You need to create a connection pool and this need a jdbc driver to be configured
Before you can use any postgres sql databases via jdbc with a glassfish server you need to download the jdbc driver from http://jdbc.postgresql.org. Now you need to copy the driver (e.g. postgresql-8.3-604.jdbc4.jar) to your domain\lib directory. (e.g. on a windows system you need to copy to C:\Programme\glassfish-v2.1\domains\domain1\lib on a linux system you need to copy to /opt/glassfish/domains/domain1/lib or maybe some other path on your system)
Now you can create a connection pool which can be used to create a jdbc resource. This can be done in the glassfish admin console on e.g. http://localhost:4848.
1. launch the admin console. Default on: http://localhost:4848
2. Login in as Admin
3. Go to Resources/JDBC/Connection Pools
4. Click on new to start the JDBC Connection Pool Wizard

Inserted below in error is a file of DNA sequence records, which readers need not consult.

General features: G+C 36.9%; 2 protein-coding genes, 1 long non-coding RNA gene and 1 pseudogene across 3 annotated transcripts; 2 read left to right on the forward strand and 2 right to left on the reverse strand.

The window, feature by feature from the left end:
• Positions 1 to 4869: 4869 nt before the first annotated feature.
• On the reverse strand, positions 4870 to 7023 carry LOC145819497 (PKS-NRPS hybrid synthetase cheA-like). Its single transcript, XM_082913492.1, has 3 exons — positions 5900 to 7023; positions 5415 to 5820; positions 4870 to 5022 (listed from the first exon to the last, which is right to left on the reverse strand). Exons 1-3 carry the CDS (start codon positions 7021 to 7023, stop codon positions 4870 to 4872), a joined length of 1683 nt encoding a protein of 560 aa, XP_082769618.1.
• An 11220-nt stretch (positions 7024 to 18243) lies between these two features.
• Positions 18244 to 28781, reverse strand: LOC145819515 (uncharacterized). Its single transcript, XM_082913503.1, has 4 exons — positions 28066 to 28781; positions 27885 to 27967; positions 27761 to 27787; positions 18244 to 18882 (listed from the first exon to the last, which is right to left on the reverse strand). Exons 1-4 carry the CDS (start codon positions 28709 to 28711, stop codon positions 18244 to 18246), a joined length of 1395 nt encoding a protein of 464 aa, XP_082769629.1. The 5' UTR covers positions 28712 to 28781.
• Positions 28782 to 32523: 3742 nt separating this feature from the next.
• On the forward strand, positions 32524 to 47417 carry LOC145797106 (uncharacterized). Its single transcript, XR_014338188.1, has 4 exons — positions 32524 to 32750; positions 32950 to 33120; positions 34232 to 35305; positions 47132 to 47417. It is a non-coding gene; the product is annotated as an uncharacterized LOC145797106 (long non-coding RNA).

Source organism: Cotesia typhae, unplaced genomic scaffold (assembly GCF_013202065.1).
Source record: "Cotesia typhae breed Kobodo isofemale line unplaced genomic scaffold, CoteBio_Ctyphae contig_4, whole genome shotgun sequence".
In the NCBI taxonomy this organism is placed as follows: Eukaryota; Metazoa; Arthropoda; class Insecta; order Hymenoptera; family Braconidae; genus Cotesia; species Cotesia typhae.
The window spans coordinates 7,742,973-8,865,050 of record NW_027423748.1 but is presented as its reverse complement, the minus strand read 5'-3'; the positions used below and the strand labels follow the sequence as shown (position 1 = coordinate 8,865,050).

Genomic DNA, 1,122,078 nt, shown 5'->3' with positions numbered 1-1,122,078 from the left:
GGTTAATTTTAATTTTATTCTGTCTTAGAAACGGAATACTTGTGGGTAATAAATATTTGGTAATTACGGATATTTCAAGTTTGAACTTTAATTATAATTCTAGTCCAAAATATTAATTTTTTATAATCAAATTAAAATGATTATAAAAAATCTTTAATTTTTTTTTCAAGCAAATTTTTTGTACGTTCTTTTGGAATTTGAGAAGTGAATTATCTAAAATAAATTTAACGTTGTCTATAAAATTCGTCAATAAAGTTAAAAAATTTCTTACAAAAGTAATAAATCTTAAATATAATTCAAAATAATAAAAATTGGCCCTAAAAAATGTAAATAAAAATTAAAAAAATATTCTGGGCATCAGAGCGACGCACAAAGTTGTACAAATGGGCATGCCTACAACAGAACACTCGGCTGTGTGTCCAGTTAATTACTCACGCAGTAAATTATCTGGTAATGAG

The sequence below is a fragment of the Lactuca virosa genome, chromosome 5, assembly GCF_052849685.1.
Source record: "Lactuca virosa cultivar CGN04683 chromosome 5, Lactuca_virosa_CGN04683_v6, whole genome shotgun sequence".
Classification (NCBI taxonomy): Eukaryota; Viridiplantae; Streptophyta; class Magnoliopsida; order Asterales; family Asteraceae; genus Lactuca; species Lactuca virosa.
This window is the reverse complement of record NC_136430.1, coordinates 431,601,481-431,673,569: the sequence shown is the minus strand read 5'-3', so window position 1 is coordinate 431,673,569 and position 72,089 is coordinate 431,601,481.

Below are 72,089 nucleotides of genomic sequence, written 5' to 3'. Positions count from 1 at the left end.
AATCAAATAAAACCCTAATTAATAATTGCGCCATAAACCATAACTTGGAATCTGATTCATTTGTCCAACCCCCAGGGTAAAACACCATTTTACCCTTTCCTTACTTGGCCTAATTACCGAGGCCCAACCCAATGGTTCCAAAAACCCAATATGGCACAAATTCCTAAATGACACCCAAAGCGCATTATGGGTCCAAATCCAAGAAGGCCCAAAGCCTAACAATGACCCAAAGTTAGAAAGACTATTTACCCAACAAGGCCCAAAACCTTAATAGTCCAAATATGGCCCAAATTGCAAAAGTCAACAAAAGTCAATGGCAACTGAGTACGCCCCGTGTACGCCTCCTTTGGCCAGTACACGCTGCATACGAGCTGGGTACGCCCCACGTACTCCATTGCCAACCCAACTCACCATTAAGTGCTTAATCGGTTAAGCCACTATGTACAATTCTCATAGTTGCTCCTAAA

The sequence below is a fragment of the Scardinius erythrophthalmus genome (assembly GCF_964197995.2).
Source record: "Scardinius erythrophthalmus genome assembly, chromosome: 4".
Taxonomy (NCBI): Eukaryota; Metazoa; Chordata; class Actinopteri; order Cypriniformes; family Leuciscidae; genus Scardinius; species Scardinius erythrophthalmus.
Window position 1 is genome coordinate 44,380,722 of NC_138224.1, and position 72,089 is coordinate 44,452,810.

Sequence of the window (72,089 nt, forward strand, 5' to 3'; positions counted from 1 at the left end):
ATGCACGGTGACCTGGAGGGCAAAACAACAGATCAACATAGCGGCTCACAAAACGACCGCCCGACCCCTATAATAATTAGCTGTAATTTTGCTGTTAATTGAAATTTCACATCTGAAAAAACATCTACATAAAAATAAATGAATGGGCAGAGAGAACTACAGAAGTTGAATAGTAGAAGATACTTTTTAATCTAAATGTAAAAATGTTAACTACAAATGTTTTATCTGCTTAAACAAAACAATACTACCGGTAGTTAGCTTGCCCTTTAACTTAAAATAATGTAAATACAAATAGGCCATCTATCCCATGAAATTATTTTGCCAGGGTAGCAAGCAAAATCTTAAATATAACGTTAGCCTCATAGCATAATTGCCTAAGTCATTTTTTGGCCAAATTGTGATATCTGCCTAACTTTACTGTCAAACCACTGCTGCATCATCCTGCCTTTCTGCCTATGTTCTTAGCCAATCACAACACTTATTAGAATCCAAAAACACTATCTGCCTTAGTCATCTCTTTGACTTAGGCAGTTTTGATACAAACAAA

5. Name: e.g. mypostgrespool
6. Resource Type javax.sql.DataSource
7. Database Vendor: PostgreSQL
8. Click on Next
9. You must configure your settings e.g. user, password, ...
10. Click on OK to create the JDBC Resource
11. I recommend to make a ping on the data source (button on the top of the page)
Before using the jdbc resource you should try a ping from the connection pool to make shure your connection functions. I always set the database name, portnumber (default: 5432), a user and a password as a minimum. You can test if the setting are right with the psql command. e.g.
psql -U username databasename
This has to work first, otherwise your pool cannot function! If the ping on the data source does not work, you do not have to test with your java classes, it will not work. This has to be configured first before programming any data access. If you can read "Ping succeeded" everything has been configured correctly. Now you can start programming and using your database.
About the Author
Wim Peeters is electronics engineer with an additional master in IT and over 30 years of experience, including time spent in support, development, consulting, training and database administration. Wim has worked with SQL Server since version 6.5. He has developed in C/C++, Java and C# on Windows and Linux. He writes knowledge base articles to solve IT problems and publishes them on the Lubby Knowledge Platform.